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Trust Erodes between NATO and Afghan Troops as ‘Green on Blue’ Attacks Increase

Deadly attacks by renegade Afghan soldiers, in areas where the U.S. military is withdrawing, have aggravated tensions between coalition and Afghan forces, a concern for the Defense Department. Margaret Warner talks to the Washington Post’s Kevin Sieff in Kabul about the U.S. drawdown and Afghan-led negotiations with the Taliban.

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    For more, we turn to Kevin Sieff, The Washington Post bureau chief in Kabul.

    And, Kevin, welcome. Thanks for joining us.

    Let's start with today's suicide attacks. What are U.S. officials, military commanders on the ground telling you about, one, are they related and, two, who they think is behind them?

  • KEVIN SIEFF, The Washington Post:


    As far as we know at this point, they're unrelated attacks, although most officials will tell you that they were both executed by the insurgency.

    We don't exactly know which arm of the insurgency. No one at this point has taken credit for the attacks. But the one in the south is by far at this point the most deadly.


    How concerned are they about this uptick in attacks? I think we reported up 11 percent in the second quarter this year over last year.


    Yes, I think there is concern particularly in a place like Nimroz, where it's been quiet for a long time.

    The Marines for the most part have pulled out, have drawn down their presence quite significantly. So, I think an attack there is quite concerning to them. You know, they will tell you that 2014 is still a ways away. And, you know, the U.S. and NATO troops will be here for quite some time.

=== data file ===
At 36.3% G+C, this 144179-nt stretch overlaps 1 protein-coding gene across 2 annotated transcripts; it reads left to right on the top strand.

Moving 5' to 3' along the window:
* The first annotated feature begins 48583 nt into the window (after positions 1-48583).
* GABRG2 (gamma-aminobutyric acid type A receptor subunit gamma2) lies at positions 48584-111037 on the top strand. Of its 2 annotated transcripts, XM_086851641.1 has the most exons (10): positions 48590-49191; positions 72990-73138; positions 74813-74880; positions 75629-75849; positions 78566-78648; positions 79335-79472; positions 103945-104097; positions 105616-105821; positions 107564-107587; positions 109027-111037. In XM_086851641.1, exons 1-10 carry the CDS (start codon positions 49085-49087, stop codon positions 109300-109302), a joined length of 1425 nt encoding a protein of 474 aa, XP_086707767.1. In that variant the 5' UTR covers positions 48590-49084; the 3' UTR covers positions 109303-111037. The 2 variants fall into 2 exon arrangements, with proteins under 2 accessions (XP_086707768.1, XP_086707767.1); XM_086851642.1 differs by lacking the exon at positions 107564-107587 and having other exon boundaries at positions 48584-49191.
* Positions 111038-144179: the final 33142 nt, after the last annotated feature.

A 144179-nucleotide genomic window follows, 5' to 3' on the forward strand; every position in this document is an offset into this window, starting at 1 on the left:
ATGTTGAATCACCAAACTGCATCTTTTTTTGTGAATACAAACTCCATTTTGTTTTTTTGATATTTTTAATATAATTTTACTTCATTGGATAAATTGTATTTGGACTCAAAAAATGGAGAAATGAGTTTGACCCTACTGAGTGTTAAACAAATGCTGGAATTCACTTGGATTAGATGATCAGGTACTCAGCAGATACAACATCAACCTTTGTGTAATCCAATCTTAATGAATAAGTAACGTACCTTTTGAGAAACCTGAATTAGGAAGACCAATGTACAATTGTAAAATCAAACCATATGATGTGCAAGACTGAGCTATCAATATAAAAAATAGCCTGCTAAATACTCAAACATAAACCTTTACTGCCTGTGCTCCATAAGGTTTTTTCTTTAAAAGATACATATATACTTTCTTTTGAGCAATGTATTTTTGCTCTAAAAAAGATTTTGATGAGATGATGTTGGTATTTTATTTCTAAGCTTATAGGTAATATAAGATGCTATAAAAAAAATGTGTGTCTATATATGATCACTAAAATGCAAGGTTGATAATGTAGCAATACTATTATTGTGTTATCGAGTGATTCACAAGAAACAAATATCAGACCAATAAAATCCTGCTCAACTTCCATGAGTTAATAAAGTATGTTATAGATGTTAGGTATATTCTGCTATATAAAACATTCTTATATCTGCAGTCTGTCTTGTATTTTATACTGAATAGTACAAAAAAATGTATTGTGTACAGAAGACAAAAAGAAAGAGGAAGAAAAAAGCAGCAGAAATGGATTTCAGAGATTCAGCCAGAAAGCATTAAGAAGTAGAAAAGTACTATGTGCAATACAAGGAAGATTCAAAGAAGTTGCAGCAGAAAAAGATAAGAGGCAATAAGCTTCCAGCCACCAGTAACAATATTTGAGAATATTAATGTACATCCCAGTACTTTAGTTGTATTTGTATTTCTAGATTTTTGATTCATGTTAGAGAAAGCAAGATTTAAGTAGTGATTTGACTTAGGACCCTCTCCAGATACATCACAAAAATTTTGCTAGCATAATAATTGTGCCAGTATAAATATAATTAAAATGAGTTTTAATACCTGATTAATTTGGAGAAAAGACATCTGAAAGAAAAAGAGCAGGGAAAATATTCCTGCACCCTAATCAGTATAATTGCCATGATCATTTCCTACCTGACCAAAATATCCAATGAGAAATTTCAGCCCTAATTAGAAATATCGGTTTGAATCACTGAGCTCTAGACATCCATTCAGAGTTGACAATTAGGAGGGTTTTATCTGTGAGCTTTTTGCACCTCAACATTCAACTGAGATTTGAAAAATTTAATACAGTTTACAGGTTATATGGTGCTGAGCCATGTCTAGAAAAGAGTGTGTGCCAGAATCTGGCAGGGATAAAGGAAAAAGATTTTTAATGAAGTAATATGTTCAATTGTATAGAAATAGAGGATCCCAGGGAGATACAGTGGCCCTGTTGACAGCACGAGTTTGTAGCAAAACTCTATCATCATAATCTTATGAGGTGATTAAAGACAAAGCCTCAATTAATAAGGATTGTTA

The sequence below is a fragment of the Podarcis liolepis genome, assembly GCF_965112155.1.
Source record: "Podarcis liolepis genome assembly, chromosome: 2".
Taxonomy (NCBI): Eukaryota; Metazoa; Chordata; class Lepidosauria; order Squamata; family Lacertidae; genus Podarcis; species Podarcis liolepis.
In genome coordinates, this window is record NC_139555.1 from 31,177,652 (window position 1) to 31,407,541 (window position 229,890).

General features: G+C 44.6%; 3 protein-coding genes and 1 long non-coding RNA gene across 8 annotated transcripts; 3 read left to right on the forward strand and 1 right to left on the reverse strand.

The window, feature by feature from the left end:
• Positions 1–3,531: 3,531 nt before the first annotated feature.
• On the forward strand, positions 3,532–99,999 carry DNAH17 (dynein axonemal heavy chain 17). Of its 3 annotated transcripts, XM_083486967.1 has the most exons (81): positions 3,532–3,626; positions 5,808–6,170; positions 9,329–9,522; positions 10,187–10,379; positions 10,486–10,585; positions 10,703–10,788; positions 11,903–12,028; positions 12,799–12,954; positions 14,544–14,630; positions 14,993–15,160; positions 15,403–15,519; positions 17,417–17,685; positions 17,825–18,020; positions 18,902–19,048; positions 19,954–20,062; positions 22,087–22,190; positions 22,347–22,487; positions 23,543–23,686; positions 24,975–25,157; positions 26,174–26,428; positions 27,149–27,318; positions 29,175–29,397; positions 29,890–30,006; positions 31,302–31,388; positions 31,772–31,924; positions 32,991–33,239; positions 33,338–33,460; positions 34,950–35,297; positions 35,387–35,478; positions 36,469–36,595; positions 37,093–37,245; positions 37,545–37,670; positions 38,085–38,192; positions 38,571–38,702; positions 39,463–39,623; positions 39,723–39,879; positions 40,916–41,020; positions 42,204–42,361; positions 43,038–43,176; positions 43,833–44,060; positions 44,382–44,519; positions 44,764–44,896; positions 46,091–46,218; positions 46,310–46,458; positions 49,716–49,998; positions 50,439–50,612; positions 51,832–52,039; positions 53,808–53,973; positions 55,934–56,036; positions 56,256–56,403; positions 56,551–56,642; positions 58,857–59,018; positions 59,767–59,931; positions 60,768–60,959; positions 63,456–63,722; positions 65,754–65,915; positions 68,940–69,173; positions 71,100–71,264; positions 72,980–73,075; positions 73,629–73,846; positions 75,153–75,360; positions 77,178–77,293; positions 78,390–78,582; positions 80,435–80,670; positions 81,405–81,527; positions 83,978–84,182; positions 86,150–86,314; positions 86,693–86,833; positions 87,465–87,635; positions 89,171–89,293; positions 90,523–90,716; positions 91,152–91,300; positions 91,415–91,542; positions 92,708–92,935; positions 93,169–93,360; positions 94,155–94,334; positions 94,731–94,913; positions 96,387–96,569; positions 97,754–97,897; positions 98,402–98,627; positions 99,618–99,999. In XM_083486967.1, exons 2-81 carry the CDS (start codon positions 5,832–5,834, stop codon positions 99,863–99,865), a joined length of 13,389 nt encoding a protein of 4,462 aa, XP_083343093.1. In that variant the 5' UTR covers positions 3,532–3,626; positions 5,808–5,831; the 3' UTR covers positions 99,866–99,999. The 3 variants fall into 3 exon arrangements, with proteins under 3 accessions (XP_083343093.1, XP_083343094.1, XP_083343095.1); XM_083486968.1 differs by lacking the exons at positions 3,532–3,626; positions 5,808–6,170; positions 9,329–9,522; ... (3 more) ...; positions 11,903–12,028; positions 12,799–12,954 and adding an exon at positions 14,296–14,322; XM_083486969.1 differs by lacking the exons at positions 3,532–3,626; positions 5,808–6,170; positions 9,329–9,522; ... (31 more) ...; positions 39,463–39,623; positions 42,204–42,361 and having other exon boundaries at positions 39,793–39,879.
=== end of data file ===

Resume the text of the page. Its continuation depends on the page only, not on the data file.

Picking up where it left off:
So, the fight against the insurgents is not over yet, but still, in a place like Zaranj, there's no NATO presence whatsoever there. So, an attack this big at this stage in the war I think is concerning both to NATO and obviously to the Afghans, who are living this.


    Now, there's the other worrying trend which is the increase in so-called green-on-blue attacks, or Afghan soldiers on American forces. How concerned are commanders on the ground about that? We heard Defense Secretary Leon Panetta saying he was very. And what do they think is behind it?



    I think there are a range of issues that spark these attacks. You know, a number of them are sparked by personal disputes, where there's no real insurgent presence.

    But some of them, particularly some of the recent attacks, are executed by Taliban or insurgent plants who manage to infiltrate the security forces. And they go through training, they put on Afghan uniforms, and they wait for the right moment.

    The two attacks in Helmand last week were particularly concerning. Three Marines died in each attack, so six total. And I think, particularly in Helmand, where you're seeing a significant drawdown now, which means that the Marines that are on the grounds are forced to have sort of a more intimate relationship with their Afghan counterparts, small American advisory teams that are attached to the Afghan forces, so that relationship is really important at this point.

    And when that sort of — when the relationship is challenged by something like this, it's a really devastating blow at a really important time in the drawdown.